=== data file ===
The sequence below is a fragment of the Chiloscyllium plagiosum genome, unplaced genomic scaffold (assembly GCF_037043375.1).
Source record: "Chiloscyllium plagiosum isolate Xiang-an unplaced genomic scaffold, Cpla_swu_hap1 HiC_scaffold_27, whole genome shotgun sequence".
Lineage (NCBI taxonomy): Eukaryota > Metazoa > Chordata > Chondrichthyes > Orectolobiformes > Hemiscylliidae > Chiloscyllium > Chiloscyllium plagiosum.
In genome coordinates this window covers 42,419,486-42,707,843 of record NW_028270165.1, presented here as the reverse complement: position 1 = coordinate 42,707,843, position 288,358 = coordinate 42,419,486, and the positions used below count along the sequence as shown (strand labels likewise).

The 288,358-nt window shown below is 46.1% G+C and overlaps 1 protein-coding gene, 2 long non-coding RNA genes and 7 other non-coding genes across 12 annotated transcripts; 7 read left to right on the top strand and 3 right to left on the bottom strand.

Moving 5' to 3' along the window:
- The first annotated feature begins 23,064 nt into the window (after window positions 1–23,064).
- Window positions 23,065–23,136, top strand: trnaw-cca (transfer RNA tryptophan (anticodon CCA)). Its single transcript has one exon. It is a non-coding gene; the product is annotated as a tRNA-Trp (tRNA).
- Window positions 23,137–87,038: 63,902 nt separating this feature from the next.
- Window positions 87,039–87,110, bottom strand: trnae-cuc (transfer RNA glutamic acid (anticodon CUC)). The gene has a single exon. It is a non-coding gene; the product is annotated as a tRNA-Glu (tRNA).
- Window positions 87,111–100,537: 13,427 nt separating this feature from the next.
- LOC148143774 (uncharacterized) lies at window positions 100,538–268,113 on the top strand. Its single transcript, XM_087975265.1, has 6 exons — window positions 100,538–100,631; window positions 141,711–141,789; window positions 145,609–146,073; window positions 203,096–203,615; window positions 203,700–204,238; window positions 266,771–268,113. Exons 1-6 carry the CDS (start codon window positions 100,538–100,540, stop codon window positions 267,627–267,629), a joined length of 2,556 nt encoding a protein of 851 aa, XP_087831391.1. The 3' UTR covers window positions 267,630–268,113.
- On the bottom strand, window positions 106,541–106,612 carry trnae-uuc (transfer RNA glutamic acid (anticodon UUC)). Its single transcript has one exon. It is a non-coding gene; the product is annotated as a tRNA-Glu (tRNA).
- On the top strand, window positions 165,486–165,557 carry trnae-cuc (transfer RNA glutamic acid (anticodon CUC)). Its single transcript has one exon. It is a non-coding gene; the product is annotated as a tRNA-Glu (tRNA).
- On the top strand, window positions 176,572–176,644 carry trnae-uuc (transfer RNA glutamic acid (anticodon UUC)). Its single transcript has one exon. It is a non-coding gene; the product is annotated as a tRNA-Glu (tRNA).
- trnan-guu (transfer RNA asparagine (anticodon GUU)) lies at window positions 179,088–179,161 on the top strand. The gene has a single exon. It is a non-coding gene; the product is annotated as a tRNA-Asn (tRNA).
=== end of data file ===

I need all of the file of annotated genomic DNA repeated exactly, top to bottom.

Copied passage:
The sequence below is a fragment of the Chiloscyllium plagiosum genome, unplaced genomic scaffold (assembly GCF_037043375.1).
Source record: "Chiloscyllium plagiosum isolate Xiang-an unplaced genomic scaffold, Cpla_swu_hap1 HiC_scaffold_27, whole genome shotgun sequence".
Lineage (NCBI taxonomy): Eukaryota > Metazoa > Chordata > Chondrichthyes > Orectolobiformes > Hemiscylliidae > Chiloscyllium > Chiloscyllium plagiosum.
In genome coordinates this window covers 42,419,486-42,707,843 of record NW_028270165.1, presented here as the reverse complement: position 1 = coordinate 42,707,843, position 288,358 = coordinate 42,419,486, and the positions used below count along the sequence as shown (strand labels likewise).

The 288,358-nt window shown below is 46.1% G+C and overlaps 1 protein-coding gene, 2 long non-coding RNA genes and 7 other non-coding genes across 12 annotated transcripts; 7 read left to right on the top strand and 3 right to left on the bottom strand.

Moving 5' to 3' along the window:
- The first annotated feature begins 23,064 nt into the window (after window positions 1–23,064).
- Window positions 23,065–23,136, top strand: trnaw-cca (transfer RNA tryptophan (anticodon CCA)). Its single transcript has one exon. It is a non-coding gene; the product is annotated as a tRNA-Trp (tRNA).
- Window positions 23,137–87,038: 63,902 nt separating this feature from the next.
- Window positions 87,039–87,110, bottom strand: trnae-cuc (transfer RNA glutamic acid (anticodon CUC)). The gene has a single exon. It is a non-coding gene; the product is annotated as a tRNA-Glu (tRNA).
- Window positions 87,111–100,537: 13,427 nt separating this feature from the next.
- LOC148143774 (uncharacterized) lies at window positions 100,538–268,113 on the top strand. Its single transcript, XM_087975265.1, has 6 exons — window positions 100,538–100,631; window positions 141,711–141,789; window positions 145,609–146,073; window positions 203,096–203,615; window positions 203,700–204,238; window positions 266,771–268,113. Exons 1-6 carry the CDS (start codon window positions 100,538–100,540, stop codon window positions 267,627–267,629), a joined length of 2,556 nt encoding a protein of 851 aa, XP_087831391.1. The 3' UTR covers window positions 267,630–268,113.
- On the bottom strand, window positions 106,541–106,612 carry trnae-uuc (transfer RNA glutamic acid (anticodon UUC)). Its single transcript has one exon. It is a non-coding gene; the product is annotated as a tRNA-Glu (tRNA).
- On the top strand, window positions 165,486–165,557 carry trnae-cuc (transfer RNA glutamic acid (anticodon CUC)). Its single transcript has one exon. It is a non-coding gene; the product is annotated as a tRNA-Glu (tRNA).
- On the top strand, window positions 176,572–176,644 carry trnae-uuc (transfer RNA glutamic acid (anticodon UUC)). Its single transcript has one exon. It is a non-coding gene; the product is annotated as a tRNA-Glu (tRNA).
- trnan-guu (transfer RNA asparagine (anticodon GUU)) lies at window positions 179,088–179,161 on the top strand. The gene has a single exon. It is a non-coding gene; the product is annotated as a tRNA-Asn (tRNA).